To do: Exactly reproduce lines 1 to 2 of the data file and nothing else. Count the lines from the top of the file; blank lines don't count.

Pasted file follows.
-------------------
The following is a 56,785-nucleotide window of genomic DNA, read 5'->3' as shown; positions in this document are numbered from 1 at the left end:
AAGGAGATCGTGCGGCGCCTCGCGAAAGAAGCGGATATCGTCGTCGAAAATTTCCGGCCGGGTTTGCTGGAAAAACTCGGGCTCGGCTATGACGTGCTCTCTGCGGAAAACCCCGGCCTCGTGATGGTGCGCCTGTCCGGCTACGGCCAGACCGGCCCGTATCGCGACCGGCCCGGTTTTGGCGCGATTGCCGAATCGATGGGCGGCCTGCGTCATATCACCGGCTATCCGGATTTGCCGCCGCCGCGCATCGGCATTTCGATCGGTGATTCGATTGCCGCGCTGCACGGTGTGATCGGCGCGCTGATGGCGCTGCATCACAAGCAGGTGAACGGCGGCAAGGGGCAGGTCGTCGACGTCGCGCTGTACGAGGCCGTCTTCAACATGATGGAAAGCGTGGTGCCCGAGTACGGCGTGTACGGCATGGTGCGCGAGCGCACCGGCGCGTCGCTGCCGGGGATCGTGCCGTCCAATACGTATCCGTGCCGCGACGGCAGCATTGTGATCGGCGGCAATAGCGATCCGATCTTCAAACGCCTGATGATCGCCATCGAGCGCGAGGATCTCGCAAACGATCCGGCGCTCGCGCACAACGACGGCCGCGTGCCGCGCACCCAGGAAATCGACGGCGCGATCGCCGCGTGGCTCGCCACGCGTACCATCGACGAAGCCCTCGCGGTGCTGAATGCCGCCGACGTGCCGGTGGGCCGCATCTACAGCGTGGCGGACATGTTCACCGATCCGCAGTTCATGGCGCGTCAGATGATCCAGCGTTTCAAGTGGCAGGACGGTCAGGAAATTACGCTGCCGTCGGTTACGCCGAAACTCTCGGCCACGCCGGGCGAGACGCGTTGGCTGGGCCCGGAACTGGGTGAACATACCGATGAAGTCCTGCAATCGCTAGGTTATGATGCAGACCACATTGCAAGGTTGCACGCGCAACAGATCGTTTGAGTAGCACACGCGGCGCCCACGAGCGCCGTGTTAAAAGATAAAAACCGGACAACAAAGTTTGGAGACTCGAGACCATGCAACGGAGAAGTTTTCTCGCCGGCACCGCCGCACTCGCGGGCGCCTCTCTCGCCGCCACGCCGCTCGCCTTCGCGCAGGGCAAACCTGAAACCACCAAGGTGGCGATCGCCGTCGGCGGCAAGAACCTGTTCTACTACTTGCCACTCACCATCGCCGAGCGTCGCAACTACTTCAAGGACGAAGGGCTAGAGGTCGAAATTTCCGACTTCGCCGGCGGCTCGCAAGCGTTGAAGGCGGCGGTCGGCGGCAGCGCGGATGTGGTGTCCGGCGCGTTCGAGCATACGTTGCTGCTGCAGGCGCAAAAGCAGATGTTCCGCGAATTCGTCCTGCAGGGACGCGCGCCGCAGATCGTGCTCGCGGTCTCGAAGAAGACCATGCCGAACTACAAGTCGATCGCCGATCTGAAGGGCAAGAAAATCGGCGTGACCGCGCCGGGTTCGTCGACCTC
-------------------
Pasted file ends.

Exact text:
The following is a 56,785-nucleotide window of genomic DNA, read 5'->3' as shown; positions in this document are numbered from 1 at the left end:
AAGGAGATCGTGCGGCGCCTCGCGAAAGAAGCGGATATCGTCGTCGAAAATTTCCGGCCGGGTTTGCTGGAAAAACTCGGGCTCGGCTATGACGTGCTCTCTGCGGAAAACCCCGGCCTCGTGATGGTGCGCCTGTCCGGCTACGGCCAGACCGGCCCGTATCGCGACCGGCCCGGTTTTGGCGCGATTGCCGAATCGATGGGCGGCCTGCGTCATATCACCGGCTATCCGGATTTGCCGCCGCCGCGCATCGGCATTTCGATCGGTGATTCGATTGCCGCGCTGCACGGTGTGATCGGCGCGCTGATGGCGCTGCATCACAAGCAGGTGAACGGCGGCAAGGGGCAGGTCGTCGACGTCGCGCTGTACGAGGCCGTCTTCAACATGATGGAAAGCGTGGTGCCCGAGTACGGCGTGTACGGCATGGTGCGCGAGCGCACCGGCGCGTCGCTGCCGGGGATCGTGCCGTCCAATACGTATCCGTGCCGCGACGGCAGCATTGTGATCGGCGGCAATAGCGATCCGATCTTCAAACGCCTGATGATCGCCATCGAGCGCGAGGATCTCGCAAACGATCCGGCGCTCGCGCACAACGACGGCCGCGTGCCGCGCACCCAGGAAATCGACGGCGCGATCGCCGCGTGGCTCGCCACGCGTACCATCGACGAAGCCCTCGCGGTGCTGAATGCCGCCGACGTGCCGGTGGGCCGCATCTACAGCGTGGCGGACATGTTCACCGATCCGCAGTTCATGGCGCGTCAGATGATCCAGCGTTTCAAGTGGCAGGACGGTCAGGAAATTACGCTGCCGTCGGTTACGCCGAAACTCTCGGCCACGCCGGGCGAGACGCGTTGGCTGGGCCCGGAACTGGGTGAACATACCGATGAAGTCCTGCAATCGCTAGGTTATGATGCAGACCACATTGCAAGGTTGCACGCGCAACAGATCGTTTGAGTAGCACACGCGGCGCCCACGAGCGCCGTGTTAAAAGATAAAAACCGGACAACAAAGTTTGGAGACTCGAGACCATGCAACGGAGAAGTTTTCTCGCCGGCACCGCCGCACTCGCGGGCGCCTCTCTCGCCGCCACGCCGCTCGCCTTCGCGCAGGGCAAACCTGAAACCACCAAGGTGGCGATCGCCGTCGGCGGCAAGAACCTGTTCTACTACTTGCCACTCACCATCGCCGAGCGTCGCAACTACTTCAAGGACGAAGGGCTAGAGGTCGAAATTTCCGACTTCGCCGGCGGCTCGCAAGCGTTGAAGGCGGCGGTCGGCGGCAGCGCGGATGTGGTGTCCGGCGCGTTCGAGCATACGTTGCTGCTGCAGGCGCAAAAGCAGATGTTCCGCGAATTCGTCCTGCAGGGACGCGCGCCGCAGATCGTGCTCGCGGTCTCGAAGAAGACCATGCCGAACTACAAGTCGATCGCCGATCTGAAGGGCAAGAAAATCGGCGTGACCGCGCCGGGTTCGTCGACCTC